Research Flagship Aiming at Decreasing Inequality and Renewing Welfare State through Interventions Received €8.25 Million in Funding

The research project Inequalities, Interventions, and New Welfare State (INVEST) of the University of Turku has received significant funding.

Having received €8.25 million in funding for 2019–2022 from the flagship programme of the Academy of Finland, the INVEST project focuses on decreasing societal inequality and renewing the welfare state. The well-being during childhood, youth, and early adulthood is improved by developing new interventions.

The project is led by Professor of Sociology at the University of Turku Jani Erola. The project is carried out jointly by the University of Turku and the National Institute for Health and Welfare. The share of the University of Turku of the funding is €6.8 million and that of the National Institute for Health and Welfare is €1.45 million.

Behind INVEST, there are six already functioning research and development projects led by Christina Salmivalli, Mikko Niemelä, Olli Kangas, Andre Sourander, and Pasi Moisio.

– The Nordic welfare state has been a fantastic success story. However, as the population is ageing and the birth rates are falling, funding it in its current form is becoming increasingly challenging. In addition, it has become obvious that despite of success, the differences in well-being between different groups are difficult to tackle using the current means. Our aim is to offer Finland and other societies a model of the welfare state that is more equal and more sustainable in terms of economy, population, and social issues than the current model, says Professor Jani Erola.

The goals will be achieved by exploring the factors limiting the development of the competence and well-being of children and young people, identifying the related gaps in the welfare state’s existing support and services, and developing interventions based on research in order to fill the gaps.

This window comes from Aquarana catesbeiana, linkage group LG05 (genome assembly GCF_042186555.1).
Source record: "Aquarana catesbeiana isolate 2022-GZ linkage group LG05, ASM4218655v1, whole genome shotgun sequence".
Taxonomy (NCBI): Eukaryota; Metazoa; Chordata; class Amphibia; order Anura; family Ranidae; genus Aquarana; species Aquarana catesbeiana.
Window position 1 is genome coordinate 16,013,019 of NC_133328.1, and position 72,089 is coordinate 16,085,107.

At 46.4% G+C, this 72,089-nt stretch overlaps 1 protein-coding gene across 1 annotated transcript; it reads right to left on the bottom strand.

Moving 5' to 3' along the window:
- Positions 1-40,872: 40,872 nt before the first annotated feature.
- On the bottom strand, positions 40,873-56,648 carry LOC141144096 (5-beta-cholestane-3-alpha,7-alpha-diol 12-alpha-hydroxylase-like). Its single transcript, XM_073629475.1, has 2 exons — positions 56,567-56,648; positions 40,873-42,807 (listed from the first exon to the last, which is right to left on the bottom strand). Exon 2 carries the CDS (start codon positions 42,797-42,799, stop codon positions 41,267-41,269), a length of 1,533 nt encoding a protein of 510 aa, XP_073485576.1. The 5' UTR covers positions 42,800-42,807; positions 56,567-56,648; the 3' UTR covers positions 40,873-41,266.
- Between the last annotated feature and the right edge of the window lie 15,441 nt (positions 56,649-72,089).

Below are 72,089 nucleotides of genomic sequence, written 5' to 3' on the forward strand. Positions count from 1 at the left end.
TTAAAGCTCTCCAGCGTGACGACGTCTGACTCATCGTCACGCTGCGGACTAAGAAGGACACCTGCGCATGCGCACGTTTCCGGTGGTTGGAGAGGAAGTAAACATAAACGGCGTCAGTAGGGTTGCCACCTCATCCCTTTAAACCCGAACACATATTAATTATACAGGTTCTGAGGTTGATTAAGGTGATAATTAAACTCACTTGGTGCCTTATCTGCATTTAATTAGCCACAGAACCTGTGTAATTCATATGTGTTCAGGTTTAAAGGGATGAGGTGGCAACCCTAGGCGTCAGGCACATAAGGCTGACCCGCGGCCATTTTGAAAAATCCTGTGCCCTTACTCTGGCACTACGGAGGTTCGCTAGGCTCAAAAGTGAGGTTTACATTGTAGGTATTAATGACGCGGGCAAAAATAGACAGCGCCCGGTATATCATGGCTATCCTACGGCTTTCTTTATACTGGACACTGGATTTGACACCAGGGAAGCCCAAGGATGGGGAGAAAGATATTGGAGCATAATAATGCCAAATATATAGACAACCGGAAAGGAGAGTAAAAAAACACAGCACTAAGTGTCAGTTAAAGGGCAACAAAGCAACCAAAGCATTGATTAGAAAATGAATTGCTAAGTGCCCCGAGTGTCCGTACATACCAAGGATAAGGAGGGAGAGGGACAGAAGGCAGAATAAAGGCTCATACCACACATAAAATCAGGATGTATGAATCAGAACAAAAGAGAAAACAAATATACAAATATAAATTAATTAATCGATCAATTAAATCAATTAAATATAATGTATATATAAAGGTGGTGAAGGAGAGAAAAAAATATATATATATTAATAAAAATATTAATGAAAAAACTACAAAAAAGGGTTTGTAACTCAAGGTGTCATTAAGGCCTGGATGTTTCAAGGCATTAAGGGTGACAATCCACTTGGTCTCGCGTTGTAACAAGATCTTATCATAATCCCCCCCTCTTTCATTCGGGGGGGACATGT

– INVEST is a part of the multidisciplinary thematic collaboration of the University of Turku that focuses on children, young people and learning. It increases the University’s international visibility and emphasises our role as a strong and effective research university. The co-operation with the National Institute for Health and Welfare enables setting joint research goals and utilising data extensively, says Vice Rector responsible for research of the University of Turku Kalle-Antti Suominen.

The participating projects include the APEX project promoting the mental well-being of families regardless of their socio-economic environment, education, geographical location or ethnic background, the INDIRECT project exploring the intergenerational inheritance of socio-economic attainment, and the consortium project TITA tackling inequalities in time of austerity. Additionally, the project involves three research and intervention projects developed at the University of Turku: the KiVa Antibullying Program, the Opintokamu programme offering tools for student well-being in the secondary educational institutes, and the Voimaperheet model aiming at the early identification and preventive treatment of children’s behaviour problems.

The aim of the flagship programme of the Academy of Finland is to strengthen the clusters of expertise of high-quality research and interaction and, thus, further increase their quality and impact. In the flagship funding receiving projects, high-quality research is combined with strong societal impact.

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